Kingsley Amis wrote bitingly funny academic novels. Lucky Jim, published in 1954, made me laugh so hard that I wept. Nine years later, Amis wrote One Fat Englishman in a similar vein. I really liked Lucky Jim (which was reviewed on this blog this summer). It was funny, and even though Jim was a hapless fool, he had some redeeming qualities. His struggle to hang on at a mediocre university while unable to control his impulses was ultimately hilarious. Whatever Jim was, he wasn’t deliberately mean, and so I more or less rooted for him even as I laughed at his predicaments. Apparently I am much more likely to like a novel if I find the main character at least vaguely likable. I completely subscribe to the Jennifer Weiner school on this and refuse to accept that literature is automatically more worthy if the main character is thoroughly reprehensible.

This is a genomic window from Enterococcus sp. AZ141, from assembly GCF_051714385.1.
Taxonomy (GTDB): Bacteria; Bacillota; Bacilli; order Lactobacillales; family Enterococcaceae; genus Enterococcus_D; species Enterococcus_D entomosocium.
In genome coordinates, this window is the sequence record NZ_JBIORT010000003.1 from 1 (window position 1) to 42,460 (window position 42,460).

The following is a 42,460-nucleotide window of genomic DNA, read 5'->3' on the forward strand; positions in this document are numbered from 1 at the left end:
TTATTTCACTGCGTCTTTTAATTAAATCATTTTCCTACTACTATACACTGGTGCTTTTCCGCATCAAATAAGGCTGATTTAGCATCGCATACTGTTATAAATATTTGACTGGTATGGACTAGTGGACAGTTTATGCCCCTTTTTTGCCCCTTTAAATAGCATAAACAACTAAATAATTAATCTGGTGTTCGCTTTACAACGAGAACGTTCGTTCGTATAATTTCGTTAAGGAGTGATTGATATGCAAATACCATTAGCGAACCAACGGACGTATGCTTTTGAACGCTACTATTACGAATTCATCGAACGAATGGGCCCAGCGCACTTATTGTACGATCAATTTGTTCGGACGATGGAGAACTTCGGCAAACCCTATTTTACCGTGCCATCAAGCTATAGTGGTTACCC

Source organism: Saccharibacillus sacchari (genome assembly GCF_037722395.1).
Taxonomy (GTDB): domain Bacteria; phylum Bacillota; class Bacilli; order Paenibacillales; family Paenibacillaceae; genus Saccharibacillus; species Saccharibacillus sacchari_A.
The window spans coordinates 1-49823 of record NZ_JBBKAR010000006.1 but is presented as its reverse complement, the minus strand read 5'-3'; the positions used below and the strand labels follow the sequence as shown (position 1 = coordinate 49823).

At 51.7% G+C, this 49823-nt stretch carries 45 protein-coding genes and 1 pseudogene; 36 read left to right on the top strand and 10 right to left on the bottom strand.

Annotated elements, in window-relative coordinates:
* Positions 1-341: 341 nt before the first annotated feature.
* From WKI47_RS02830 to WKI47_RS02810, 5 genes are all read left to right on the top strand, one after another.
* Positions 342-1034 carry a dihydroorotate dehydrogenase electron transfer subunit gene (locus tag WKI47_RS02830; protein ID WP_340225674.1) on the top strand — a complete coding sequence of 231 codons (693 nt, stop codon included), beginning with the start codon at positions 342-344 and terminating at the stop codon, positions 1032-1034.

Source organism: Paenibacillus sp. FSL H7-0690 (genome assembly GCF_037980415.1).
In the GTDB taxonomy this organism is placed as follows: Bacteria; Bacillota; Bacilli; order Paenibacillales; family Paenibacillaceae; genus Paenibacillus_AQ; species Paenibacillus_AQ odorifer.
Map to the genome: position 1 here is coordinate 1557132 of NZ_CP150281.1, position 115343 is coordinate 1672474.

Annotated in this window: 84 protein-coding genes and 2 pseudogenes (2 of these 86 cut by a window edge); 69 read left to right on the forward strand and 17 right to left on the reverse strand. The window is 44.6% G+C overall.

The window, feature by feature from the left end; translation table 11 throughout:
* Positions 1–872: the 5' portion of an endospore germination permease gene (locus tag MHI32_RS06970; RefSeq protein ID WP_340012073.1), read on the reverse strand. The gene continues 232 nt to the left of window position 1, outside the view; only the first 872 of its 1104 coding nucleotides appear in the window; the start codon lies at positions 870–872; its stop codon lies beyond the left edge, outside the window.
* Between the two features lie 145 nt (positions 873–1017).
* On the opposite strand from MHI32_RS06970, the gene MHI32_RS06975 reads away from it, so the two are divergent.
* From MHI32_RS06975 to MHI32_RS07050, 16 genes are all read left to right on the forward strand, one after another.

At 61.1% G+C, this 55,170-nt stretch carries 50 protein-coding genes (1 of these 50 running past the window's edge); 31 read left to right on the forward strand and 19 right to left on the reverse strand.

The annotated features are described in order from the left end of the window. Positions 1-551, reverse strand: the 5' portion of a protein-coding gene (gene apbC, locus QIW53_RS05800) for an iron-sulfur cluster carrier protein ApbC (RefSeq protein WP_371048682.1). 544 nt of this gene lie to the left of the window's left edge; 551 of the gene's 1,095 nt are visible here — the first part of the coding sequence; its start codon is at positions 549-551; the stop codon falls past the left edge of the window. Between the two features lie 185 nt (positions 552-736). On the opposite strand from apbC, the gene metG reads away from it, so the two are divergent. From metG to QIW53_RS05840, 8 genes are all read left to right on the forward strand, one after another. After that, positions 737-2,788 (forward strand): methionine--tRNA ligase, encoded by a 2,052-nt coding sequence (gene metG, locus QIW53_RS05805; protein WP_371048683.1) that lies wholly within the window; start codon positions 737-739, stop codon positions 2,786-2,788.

For these reasons, I had a problem with Roger Micheldene, the title character of One Fat Englishman. He was consistently self-centered, lecherous, gluttonous and out of control, with a mean streak. If Micheldene had redeeming qualities they were kept under wraps. There were many funny scenes and predicaments, replete with an unending supply of self-important academics. Reading this book just wasn’t as much fun as reading Lucky Jim, although if I were less annoyed by the main character, I would have to concede this is also a very funny book that sends up conceited, academic nitwits in stellar fashion.